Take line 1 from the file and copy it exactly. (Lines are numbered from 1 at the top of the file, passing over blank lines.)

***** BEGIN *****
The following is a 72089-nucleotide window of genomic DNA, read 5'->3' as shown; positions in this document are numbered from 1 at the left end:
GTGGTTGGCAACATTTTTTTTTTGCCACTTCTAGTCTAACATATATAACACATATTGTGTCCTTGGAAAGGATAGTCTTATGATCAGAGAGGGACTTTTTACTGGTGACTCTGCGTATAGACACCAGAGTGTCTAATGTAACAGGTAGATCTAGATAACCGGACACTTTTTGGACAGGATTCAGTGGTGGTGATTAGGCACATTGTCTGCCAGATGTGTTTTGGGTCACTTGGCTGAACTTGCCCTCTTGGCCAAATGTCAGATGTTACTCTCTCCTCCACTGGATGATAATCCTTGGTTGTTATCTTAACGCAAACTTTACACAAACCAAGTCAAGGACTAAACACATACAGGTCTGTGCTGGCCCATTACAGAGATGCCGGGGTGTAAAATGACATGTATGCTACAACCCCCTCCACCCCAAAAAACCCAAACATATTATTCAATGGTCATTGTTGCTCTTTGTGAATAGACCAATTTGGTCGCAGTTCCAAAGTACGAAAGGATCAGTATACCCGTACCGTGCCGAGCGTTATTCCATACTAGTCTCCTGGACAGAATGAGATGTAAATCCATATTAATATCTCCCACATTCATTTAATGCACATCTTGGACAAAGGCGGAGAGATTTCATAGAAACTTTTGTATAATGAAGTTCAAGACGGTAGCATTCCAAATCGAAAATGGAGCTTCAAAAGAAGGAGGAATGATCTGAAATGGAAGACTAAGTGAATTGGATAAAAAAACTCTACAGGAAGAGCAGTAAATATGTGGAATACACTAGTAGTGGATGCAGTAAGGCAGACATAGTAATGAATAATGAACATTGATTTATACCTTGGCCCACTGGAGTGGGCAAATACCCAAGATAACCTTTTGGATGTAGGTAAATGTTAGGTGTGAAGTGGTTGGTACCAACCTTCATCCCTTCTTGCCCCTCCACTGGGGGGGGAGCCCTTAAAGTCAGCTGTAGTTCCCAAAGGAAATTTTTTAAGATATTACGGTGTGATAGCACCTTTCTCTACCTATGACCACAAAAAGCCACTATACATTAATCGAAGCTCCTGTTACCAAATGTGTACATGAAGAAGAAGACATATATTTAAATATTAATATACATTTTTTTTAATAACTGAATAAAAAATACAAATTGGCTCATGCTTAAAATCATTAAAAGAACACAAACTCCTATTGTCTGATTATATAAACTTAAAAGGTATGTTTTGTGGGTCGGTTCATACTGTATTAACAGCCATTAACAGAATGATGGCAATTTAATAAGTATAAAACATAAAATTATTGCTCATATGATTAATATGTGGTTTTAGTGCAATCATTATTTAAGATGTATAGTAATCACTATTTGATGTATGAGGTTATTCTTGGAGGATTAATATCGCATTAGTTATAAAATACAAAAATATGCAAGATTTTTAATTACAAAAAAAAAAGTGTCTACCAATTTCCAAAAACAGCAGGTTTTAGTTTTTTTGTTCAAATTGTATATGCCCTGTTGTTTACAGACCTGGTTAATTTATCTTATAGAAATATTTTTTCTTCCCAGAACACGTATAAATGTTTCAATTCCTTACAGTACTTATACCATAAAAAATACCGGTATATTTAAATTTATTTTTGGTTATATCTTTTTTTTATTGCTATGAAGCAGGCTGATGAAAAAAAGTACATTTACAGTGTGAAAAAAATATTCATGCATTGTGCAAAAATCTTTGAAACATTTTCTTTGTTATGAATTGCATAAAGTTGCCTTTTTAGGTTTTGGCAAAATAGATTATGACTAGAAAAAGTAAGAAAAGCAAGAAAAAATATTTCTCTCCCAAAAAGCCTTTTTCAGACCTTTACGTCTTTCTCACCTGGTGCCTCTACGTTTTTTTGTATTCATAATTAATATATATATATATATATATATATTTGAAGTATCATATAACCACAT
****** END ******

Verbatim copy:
The following is a 72089-nucleotide window of genomic DNA, read 5'->3' as shown; positions in this document are numbered from 1 at the left end: